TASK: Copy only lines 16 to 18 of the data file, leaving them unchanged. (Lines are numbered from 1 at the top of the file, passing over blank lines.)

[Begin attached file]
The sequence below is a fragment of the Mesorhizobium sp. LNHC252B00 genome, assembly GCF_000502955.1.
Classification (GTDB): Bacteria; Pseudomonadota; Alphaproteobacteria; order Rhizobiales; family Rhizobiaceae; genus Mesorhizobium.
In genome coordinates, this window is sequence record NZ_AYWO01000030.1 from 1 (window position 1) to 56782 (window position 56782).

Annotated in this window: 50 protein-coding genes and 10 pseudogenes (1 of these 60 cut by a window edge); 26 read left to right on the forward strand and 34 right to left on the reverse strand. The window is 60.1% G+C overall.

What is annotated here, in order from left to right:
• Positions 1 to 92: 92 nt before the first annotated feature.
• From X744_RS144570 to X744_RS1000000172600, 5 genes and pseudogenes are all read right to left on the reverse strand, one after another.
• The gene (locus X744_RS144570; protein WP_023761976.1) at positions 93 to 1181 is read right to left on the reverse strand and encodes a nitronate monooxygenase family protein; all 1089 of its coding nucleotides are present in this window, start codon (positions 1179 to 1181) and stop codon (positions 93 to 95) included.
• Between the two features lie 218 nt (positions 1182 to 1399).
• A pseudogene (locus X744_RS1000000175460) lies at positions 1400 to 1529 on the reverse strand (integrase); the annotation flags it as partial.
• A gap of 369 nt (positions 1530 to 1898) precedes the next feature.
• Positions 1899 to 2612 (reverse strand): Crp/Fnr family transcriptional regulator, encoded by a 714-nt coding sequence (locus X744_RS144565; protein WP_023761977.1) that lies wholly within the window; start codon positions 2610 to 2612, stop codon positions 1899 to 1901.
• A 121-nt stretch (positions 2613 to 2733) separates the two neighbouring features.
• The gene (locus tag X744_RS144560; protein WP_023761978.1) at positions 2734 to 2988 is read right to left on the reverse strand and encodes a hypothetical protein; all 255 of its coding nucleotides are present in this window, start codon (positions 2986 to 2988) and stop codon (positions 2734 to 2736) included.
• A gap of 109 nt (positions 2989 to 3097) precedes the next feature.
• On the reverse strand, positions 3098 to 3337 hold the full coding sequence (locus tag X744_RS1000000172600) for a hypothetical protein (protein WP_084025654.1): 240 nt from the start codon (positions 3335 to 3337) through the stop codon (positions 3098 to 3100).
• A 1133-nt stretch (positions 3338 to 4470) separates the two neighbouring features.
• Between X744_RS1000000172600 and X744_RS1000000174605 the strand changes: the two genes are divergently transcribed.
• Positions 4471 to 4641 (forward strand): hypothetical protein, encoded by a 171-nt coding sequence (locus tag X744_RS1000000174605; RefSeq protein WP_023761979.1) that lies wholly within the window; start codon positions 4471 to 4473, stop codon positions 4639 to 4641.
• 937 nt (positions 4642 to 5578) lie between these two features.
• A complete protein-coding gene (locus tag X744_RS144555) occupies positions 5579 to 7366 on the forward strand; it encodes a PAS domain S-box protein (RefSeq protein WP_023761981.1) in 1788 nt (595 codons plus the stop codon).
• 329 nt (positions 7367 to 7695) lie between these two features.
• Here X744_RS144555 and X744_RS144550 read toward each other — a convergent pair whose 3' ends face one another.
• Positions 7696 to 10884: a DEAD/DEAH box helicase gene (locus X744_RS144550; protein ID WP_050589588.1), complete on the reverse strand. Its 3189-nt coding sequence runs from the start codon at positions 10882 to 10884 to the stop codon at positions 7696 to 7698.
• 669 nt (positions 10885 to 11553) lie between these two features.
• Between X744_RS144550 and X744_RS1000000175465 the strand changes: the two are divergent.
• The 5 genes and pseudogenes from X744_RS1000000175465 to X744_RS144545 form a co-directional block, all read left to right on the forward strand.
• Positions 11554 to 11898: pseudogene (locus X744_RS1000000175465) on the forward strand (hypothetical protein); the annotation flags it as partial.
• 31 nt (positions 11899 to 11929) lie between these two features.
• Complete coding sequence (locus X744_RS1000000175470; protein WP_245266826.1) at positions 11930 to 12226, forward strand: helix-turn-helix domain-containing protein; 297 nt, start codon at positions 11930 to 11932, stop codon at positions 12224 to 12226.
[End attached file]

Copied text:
• On the reverse strand, positions 3098 to 3337 hold the full coding sequence (locus tag X744_RS1000000172600) for a hypothetical protein (protein WP_084025654.1): 240 nt from the start codon (positions 3335 to 3337) through the stop codon (positions 3098 to 3100).
• A 1133-nt stretch (positions 3338 to 4470) separates the two neighbouring features.
• Between X744_RS1000000172600 and X744_RS1000000174605 the strand changes: the two genes are divergently transcribed.